Somewhere in the field of economics, QE has been elevated to have mythical powers to transform economies that I can't see actually happening.
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Old 01-14-2015, 09:10 AM   #10
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QE was slowing down the deflation. Now QE is over deflation will become more evident.
Every economic downturn in the US prior to the Great Depression was resolved with a short, sharp deflationary period. Economic growth and recovery quickly followed. The Depression of 1920 was the last one that was allowed to run its course. Never heard of it? You didn't because it was so short. The Great Depression had major deficit government spending based on the Italian Fascist model and Soviet propagana of their supposed success (all lies). Without WWII we might still be in the Great Depression because we sure weren't coming out of it on our own. We've double downed on the same policies and we have now had the longest Great Recession in history.
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Old 01-14-2015, 10:45 AM   #11
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No worries, Fed will not raise rates, start QE5, then we are off to the races.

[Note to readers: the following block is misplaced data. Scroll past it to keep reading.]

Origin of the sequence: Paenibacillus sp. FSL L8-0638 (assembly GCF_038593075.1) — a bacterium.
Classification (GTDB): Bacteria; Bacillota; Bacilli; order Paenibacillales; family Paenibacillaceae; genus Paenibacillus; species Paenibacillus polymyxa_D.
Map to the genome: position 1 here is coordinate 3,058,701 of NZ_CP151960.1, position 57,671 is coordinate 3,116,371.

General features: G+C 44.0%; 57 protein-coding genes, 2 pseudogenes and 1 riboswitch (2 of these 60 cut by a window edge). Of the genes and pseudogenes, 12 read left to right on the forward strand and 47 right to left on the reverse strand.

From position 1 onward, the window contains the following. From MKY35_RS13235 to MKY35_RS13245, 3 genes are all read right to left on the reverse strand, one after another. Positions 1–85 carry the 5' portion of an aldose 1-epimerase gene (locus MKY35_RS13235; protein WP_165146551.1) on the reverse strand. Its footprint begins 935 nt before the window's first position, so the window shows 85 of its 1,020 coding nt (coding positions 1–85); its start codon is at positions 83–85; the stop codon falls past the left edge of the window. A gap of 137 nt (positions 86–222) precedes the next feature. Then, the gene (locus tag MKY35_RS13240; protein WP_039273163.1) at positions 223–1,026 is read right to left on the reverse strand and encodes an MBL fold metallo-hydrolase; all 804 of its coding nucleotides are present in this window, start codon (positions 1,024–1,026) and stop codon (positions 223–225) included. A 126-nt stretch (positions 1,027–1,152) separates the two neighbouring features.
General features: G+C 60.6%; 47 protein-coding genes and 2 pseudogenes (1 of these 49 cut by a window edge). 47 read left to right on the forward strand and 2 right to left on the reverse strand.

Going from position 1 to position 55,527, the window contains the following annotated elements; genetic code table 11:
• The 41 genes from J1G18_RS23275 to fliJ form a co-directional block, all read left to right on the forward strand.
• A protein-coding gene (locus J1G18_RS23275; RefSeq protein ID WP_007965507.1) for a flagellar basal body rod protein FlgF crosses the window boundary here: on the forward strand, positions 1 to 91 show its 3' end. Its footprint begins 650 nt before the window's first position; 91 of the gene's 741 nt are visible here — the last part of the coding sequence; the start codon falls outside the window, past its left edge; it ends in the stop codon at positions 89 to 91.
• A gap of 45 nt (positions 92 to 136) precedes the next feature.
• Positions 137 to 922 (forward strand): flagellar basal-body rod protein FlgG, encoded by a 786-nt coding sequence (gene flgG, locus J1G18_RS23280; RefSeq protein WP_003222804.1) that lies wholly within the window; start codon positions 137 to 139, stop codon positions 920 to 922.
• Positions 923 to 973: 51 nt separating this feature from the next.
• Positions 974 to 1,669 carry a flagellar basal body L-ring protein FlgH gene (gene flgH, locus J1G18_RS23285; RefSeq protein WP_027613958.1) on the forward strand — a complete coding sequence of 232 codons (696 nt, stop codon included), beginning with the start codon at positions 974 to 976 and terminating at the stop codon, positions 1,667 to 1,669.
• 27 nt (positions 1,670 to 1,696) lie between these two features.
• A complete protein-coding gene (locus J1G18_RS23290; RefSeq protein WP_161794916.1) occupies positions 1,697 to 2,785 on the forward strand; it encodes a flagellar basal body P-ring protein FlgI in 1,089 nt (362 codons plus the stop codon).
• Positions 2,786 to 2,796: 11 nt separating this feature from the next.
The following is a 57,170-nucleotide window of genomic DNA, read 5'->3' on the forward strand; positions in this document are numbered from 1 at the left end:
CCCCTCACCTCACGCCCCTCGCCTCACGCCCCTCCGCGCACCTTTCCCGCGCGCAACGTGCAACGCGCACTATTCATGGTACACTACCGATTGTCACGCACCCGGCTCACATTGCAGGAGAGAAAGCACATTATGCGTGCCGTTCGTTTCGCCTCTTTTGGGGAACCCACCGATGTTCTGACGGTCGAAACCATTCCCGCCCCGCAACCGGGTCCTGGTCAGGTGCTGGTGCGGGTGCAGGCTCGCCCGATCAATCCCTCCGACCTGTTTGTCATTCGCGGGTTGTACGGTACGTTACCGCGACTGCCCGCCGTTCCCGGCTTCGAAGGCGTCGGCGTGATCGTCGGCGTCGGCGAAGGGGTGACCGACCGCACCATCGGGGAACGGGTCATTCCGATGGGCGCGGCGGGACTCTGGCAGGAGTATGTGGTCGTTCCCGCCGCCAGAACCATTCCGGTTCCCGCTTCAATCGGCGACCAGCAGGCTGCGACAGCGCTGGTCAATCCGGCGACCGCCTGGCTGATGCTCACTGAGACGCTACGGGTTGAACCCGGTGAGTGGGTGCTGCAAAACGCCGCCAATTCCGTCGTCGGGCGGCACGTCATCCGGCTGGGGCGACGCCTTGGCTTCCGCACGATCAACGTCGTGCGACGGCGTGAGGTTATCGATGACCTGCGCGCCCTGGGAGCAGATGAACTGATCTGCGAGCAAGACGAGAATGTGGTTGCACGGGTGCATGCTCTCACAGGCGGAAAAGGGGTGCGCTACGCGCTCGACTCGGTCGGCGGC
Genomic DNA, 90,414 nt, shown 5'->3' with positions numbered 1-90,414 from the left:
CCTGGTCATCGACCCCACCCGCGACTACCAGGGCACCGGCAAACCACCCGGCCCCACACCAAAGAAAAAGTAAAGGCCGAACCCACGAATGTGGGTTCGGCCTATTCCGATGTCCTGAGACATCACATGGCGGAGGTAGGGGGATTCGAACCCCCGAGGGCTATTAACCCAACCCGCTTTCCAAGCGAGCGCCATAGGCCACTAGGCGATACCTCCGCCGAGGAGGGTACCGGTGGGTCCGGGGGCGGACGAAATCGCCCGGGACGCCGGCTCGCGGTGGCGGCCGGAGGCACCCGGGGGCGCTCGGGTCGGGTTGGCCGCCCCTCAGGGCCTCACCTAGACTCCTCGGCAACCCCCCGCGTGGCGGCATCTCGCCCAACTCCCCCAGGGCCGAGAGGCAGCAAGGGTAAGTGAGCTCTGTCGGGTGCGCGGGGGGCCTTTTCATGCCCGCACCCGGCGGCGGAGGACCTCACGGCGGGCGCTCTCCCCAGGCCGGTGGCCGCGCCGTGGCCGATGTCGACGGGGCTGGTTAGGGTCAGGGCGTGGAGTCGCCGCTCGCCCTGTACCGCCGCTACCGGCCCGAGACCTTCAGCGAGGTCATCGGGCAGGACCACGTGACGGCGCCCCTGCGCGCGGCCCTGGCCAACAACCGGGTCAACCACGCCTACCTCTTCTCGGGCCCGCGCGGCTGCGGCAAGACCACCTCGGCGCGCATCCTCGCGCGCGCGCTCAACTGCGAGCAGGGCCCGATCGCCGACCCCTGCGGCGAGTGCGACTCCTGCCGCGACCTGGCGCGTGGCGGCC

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Old 01-14-2015, 11:19 AM   #12
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No worries, Fed will not raise rates, start QE5, then we are off to the races.
Crank up the gov't money printing presses

As long as the dollar stays strong, it minimizes the deflation. Kind of twisted logic, but making inflationary choices offsets the deflation.
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Old 01-14-2015, 11:24 AM   #13
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FCX taking a huge nose dive today - holy carp
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Old 01-14-2015, 11:25 AM   #14
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The Great Depression had fiscal tightening and protectionist import tariffs.

Japan's economy is quite different from the U.S.

The strong dollar does not reduce deflation. Rather, since we are an import economy, it increases disinflation/deflation in the US.

Until global demand increases, and/or we start to deal with labor shortages in the US (which we could have in a few years), inflation will not be a threat.
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Old 01-14-2015, 11:32 AM   #15
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The strong dollar is taking its toll on emerging markets. I think we're in for a wild ride.